Show of Force: Russian Intervention in the Syrian Civil War



Postma, Foeke Johan

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This thesis set out to increase understanding of Russian foreign policy with regards to the civil war in Syria. The conflict has drawn in many different international actors, and cooperation will likely be indispensable for bringing the war to an end. Improving understanding of Russian foreign policy might foster the required cooperation. The research question was phrased as follows: "To what extent can the theories of neorealism and constructivism help understand foreign policy of the Russian Federation towards the Syrian Arab Republic during the Syrian civil war?" After a short exploration of International Relations, constructivism and neorealism were chosen as the theoretical lenses through which to interpret Russia’s actions in Syria. First, overviews of the history of Syrian-Russian relations as well as the Syrian civil war were provided. Then the two theories were used to analyze important elements of Russia’s behavior with regards to the conflict. The findings suggest that Russia’s foreign policy can be explained by both theories together. Neorealism can explain the importance of the international system and Russia’s place in it. Constructivism can account for the way in which Russian identity relies exactly on those neorealist factors of power and place in the international system. Constructivism can also account for the changes which Russia’s identity and interests have gone through. Both theories together can explain important elements of Russia’s foreign policy during the Syrian Civil War.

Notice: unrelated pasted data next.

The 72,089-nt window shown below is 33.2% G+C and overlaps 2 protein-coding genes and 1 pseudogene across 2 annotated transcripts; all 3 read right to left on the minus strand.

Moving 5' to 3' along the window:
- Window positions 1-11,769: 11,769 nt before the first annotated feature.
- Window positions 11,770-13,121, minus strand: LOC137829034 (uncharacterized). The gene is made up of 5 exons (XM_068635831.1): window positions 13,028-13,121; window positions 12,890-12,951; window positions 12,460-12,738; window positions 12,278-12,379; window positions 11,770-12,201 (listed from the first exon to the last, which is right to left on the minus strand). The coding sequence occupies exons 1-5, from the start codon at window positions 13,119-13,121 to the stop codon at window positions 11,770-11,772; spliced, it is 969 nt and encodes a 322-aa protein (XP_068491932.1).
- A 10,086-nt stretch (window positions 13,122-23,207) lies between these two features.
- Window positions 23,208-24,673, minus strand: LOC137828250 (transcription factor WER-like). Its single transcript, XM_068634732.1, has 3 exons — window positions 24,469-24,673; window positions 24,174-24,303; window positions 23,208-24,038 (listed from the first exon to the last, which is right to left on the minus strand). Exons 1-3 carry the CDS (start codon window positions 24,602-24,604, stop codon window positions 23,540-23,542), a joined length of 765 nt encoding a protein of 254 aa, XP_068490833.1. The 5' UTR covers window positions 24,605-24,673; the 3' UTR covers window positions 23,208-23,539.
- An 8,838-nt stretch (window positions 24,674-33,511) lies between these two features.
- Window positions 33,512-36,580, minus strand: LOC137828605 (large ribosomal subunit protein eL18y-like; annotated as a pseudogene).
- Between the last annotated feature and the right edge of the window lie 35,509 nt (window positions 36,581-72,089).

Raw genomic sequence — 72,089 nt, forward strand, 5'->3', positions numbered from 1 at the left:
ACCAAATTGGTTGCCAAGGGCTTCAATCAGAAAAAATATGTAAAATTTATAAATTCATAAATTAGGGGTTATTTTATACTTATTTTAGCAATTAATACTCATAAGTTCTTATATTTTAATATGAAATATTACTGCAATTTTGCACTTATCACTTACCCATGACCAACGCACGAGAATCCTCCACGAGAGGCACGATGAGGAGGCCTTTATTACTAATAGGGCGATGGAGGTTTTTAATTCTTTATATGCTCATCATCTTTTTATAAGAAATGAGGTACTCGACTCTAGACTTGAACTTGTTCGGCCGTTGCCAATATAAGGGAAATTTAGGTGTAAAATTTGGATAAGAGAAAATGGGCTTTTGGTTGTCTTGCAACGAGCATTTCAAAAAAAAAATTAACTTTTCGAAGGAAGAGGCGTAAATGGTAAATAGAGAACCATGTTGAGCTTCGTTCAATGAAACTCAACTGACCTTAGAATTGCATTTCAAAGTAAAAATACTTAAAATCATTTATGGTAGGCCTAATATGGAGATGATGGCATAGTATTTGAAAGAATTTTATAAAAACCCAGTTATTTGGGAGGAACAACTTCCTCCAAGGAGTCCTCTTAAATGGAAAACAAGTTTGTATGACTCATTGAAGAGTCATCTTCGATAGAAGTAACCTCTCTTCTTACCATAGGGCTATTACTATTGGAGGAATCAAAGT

Syria, Civil war, Neorealism, Russia, Intervention, Constructivism